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How Can I Protect Myself from Digital Deception?

 

Digital Deception Imagine that you receive an email with an urgent message asking you to verify your banking information by clicking on a link. Or maybe you get an enticing text message claiming that you’ve won a free vacation to the destination of your choice — all you have to do is click on the link you were sent. In both scenarios, clicking on the link causes you to play right into the hands of a cybercriminal seeking your sensitive information. Just like that, you’re at risk for identity theft because you were tricked by a social engineering scam.

Social engineering attacks are a form of digital deception in which cybercriminals psychologically manipulate victims into divulging sensitive information. Cybercriminals “engineer” believable scenarios designed to evoke an emotional response (curiosity, fear, empathy, or excitement) from their targets. As a result, people often react without thinking first due to curiosity or concern over the message that was sent. Since social engineering attacks appear in many forms and appeal to a variety of emotions, they can be especially difficult to identify.

Take steps to protect yourself from a social engineering scam. If you receive a message conveying a sense of urgency, slow down and read it carefully before reacting. Don’t click on suspicious or unfamiliar links in emails, text messages, and instant messaging services. Hover your cursor over a link before clicking on it to see if it will bring you to a real URL. Don’t forget to check the spelling of URLs — any mistakes indicate a scam website. Also be sure to look for the secure lock symbol and the letters https: in the address bar of your Internet browser. These are signs that you’re navigating to a legitimate website.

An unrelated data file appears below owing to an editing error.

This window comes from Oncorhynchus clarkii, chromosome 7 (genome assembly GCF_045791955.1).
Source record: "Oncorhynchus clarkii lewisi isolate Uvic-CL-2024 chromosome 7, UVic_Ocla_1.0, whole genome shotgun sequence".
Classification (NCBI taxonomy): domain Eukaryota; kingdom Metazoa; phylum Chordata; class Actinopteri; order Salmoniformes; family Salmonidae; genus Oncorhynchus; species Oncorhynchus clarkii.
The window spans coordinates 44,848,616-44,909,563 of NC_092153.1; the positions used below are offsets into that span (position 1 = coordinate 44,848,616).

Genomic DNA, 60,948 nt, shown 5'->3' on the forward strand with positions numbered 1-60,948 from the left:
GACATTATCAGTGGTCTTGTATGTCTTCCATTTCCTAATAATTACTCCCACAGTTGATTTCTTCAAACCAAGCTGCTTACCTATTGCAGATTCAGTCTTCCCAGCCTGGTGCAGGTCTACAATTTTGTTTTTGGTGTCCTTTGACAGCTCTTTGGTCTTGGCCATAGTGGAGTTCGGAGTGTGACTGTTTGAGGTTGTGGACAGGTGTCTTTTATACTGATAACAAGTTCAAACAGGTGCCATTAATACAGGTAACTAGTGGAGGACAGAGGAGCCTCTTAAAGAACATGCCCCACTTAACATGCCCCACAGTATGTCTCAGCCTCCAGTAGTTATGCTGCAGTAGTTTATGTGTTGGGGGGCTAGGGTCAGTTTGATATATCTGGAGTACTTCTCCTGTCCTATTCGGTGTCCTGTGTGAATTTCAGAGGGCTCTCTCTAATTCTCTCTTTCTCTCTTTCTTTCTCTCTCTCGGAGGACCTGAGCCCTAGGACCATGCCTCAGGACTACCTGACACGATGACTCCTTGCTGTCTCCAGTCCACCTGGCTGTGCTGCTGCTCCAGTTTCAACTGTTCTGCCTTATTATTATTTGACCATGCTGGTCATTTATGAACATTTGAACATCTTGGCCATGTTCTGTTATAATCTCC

Never download email attachments unless you can verify that the sender is legitimate. Similarly, don’t send money to charities or organizations that request help unless you can follow up directly with the charitable group.

Be wary of unsolicited messages. If you get an email or a text that asks you for financial information or passwords, do not reply — delete it. Remember that social engineering scams can also be used over the phone. Use healthy skepticism when you receive calls that demand money or request sensitive information. Always be vigilant and think before acting.

 

View the full 2018 Quarter 2 Newsletter here

 

This information, developed by an independent third party, has been obtained from sources considered to be reliable, but Raymond James Financial Services, Inc. and The Shobe Financial Group does not guarantee that the foregoing material is accurate or complete. This information is not a complete summary or statement of all available data necessary for making an investment decision and does not constitute a recommendation. All information and opinions are as of this date and subject to change at any time without notice. Raymond James Financial Services, Inc. does not provide advice on tax, legal or mortgage issues. These matters should be discussed with the appropriate professional. Some of the content included was prepared by Broadridge Investor Communication Solutions, Inc. © Copyright 2006-2015 Broadridge Investor Communication Solutions, Inc. All rights reserved.

Posted April 18, 2018 in Business Press Releases